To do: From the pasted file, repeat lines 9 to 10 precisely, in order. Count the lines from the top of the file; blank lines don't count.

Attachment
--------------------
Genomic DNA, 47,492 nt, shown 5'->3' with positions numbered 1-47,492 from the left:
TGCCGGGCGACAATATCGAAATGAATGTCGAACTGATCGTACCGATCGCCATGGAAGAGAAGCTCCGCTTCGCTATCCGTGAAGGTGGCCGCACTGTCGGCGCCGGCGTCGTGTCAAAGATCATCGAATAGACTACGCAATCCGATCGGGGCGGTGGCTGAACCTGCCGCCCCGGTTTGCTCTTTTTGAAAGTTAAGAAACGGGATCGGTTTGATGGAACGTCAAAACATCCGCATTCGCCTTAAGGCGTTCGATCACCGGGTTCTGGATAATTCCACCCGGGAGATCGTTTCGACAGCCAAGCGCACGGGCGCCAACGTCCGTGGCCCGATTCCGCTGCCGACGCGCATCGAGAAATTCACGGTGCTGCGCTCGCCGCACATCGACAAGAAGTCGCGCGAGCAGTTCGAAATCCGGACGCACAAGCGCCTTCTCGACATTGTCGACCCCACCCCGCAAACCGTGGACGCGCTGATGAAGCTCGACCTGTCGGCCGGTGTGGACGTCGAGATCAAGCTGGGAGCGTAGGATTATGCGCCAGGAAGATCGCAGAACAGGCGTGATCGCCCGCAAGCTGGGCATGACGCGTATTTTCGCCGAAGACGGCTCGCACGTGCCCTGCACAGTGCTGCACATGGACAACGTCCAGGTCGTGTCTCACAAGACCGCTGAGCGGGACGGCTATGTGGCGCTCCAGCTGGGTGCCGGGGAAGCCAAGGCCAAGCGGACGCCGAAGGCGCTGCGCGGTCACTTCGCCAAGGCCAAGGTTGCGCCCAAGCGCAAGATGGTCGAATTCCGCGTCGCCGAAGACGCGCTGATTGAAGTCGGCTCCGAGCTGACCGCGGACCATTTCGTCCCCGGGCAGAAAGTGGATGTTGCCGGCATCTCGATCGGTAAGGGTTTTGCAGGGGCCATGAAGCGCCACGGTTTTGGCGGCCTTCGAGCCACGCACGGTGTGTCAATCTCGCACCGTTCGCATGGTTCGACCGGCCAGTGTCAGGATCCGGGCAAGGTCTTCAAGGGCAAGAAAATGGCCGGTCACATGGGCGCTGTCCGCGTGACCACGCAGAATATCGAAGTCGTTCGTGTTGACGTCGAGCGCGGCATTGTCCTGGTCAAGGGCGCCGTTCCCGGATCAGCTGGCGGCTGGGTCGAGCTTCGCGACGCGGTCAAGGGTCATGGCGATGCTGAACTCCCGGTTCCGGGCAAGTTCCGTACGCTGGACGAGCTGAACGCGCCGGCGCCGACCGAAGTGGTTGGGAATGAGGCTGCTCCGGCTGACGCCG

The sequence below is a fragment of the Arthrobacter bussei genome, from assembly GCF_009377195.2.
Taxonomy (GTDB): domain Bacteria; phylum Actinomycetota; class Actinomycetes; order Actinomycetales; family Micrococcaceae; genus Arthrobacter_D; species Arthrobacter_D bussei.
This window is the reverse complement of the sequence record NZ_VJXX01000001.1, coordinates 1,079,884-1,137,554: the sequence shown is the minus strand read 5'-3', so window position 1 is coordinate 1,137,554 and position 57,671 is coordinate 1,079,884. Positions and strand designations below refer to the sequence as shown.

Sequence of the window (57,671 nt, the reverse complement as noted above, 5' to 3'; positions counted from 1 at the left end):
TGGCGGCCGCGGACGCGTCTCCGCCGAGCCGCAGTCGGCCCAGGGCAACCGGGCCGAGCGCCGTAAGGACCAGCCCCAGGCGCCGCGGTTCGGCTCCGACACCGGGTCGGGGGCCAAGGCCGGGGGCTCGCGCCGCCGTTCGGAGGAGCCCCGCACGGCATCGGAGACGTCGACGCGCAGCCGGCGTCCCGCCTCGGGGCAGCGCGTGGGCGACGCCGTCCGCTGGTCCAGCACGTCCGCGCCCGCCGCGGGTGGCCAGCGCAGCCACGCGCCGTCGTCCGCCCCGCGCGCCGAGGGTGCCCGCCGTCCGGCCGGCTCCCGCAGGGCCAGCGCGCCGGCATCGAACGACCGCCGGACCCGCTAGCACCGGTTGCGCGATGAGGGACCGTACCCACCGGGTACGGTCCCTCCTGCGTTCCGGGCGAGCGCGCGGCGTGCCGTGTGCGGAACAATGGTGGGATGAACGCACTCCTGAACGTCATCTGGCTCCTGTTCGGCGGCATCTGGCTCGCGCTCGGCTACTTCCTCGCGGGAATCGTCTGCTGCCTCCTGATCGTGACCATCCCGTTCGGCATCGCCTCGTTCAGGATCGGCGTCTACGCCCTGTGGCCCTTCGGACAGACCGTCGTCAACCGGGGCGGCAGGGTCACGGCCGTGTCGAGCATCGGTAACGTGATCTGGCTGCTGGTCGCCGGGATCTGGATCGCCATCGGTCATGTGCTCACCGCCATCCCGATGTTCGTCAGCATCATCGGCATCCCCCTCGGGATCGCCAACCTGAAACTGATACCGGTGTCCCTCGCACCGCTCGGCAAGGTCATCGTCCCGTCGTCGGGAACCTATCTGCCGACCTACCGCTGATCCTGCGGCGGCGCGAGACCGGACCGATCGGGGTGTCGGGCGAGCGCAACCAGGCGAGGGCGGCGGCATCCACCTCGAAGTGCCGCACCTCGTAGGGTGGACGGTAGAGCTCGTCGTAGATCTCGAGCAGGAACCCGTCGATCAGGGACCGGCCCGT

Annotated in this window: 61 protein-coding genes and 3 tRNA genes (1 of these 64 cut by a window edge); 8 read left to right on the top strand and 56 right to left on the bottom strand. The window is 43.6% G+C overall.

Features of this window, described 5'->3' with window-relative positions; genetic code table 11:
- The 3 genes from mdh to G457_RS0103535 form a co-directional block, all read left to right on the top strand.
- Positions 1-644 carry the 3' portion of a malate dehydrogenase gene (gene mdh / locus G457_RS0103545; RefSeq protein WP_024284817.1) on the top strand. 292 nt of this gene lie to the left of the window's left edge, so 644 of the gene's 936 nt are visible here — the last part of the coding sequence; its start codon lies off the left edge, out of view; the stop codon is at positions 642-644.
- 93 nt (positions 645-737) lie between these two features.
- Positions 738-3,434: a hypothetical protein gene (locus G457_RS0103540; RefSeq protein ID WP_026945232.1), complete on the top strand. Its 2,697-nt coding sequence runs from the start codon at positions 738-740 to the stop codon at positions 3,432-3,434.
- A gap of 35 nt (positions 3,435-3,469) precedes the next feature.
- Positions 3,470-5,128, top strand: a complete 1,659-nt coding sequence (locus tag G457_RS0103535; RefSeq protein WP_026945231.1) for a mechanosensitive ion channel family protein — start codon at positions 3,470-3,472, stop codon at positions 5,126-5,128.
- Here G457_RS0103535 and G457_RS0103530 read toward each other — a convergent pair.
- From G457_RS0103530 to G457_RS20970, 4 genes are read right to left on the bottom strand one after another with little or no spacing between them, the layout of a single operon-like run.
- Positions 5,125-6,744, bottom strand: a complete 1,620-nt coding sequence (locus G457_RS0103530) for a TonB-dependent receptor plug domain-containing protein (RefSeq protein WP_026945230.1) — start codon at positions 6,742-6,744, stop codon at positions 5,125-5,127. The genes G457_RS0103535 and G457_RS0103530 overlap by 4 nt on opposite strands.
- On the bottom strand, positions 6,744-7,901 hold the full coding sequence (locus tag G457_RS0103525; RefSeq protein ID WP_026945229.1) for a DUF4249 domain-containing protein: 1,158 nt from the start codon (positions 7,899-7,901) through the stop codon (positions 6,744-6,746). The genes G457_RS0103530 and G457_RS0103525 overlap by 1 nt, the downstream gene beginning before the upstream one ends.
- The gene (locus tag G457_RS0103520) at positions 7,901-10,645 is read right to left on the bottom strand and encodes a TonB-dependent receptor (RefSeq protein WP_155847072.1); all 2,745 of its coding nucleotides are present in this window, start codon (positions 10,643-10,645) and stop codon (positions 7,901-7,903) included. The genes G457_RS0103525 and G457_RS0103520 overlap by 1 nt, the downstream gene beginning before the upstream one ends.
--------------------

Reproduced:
Features of this window, described 5'->3' with window-relative positions; genetic code table 11:
- The 3 genes from mdh to G457_RS0103535 form a co-directional block, all read left to right on the top strand.